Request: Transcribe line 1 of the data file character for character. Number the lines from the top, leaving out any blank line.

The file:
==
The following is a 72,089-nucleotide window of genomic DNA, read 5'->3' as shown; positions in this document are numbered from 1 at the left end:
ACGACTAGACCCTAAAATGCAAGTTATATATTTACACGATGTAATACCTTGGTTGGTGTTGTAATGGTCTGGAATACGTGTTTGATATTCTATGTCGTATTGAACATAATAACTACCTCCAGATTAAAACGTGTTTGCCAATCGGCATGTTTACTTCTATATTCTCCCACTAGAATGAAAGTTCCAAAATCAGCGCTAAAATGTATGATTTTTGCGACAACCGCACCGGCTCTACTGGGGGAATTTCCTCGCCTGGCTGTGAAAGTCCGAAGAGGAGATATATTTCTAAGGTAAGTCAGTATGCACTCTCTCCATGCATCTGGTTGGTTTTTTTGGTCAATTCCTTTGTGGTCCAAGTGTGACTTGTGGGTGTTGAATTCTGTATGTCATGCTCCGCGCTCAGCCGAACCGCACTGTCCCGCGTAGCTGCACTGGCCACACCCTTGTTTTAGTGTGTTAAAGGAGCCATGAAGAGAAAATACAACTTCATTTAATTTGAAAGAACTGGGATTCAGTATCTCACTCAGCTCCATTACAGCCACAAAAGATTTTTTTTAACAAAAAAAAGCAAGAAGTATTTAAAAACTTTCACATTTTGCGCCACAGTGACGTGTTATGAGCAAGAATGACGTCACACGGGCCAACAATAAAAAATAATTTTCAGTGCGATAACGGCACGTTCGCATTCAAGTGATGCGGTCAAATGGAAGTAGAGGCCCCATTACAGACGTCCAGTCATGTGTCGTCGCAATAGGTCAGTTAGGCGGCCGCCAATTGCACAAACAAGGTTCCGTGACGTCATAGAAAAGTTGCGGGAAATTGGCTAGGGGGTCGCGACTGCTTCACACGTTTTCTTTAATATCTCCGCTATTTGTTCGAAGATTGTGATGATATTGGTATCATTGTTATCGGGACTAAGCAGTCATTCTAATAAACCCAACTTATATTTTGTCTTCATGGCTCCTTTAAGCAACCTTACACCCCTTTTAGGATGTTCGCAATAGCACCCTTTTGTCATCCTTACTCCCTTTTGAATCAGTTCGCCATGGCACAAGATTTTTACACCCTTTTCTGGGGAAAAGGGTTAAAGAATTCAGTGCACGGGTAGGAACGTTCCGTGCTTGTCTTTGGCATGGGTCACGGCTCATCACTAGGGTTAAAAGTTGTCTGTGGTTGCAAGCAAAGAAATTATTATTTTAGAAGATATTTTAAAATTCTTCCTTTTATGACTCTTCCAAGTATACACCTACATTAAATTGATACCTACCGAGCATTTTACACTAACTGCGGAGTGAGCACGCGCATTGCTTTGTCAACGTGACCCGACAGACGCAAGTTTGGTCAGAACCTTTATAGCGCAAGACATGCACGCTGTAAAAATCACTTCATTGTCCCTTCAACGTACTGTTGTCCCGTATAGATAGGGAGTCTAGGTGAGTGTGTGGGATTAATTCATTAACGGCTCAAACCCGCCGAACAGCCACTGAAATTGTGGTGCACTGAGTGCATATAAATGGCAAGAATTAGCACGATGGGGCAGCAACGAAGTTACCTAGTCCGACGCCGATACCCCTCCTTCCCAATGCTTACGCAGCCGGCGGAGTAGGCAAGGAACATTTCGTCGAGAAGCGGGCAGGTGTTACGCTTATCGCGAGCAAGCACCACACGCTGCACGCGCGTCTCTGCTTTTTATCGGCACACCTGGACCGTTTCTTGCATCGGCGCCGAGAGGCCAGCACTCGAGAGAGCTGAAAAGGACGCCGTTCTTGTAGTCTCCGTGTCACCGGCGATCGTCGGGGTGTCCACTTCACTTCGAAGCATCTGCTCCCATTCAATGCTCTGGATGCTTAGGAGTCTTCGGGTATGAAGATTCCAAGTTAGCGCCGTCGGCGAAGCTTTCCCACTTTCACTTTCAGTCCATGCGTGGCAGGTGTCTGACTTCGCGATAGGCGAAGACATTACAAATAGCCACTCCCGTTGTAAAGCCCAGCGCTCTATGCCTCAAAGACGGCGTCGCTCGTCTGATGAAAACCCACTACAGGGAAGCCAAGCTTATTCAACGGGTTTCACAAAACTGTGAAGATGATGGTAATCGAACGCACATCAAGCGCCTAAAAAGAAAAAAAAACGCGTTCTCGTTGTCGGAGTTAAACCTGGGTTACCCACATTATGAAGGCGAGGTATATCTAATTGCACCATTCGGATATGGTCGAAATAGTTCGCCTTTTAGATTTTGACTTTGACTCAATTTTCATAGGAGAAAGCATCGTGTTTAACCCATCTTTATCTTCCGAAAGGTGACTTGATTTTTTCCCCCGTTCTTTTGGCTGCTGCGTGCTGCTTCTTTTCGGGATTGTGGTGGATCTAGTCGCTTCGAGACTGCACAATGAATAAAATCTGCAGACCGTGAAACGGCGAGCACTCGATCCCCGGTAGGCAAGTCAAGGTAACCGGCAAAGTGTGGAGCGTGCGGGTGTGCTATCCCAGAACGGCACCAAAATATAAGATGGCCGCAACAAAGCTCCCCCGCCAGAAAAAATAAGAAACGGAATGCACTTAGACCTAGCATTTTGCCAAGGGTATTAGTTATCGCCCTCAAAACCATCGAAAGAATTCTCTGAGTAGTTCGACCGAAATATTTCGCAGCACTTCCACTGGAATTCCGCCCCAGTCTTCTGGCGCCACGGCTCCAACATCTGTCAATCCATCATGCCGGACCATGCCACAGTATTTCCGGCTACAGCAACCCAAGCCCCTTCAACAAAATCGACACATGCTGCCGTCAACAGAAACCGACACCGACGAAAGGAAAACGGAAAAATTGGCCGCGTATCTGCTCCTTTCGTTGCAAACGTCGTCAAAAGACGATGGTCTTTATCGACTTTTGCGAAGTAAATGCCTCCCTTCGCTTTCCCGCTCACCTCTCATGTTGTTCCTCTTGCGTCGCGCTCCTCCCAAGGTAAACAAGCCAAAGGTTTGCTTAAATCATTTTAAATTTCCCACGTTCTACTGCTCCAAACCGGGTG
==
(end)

The following is a 72,089-nucleotide window of genomic DNA, read 5'->3' as shown; positions in this document are numbered from 1 at the left end: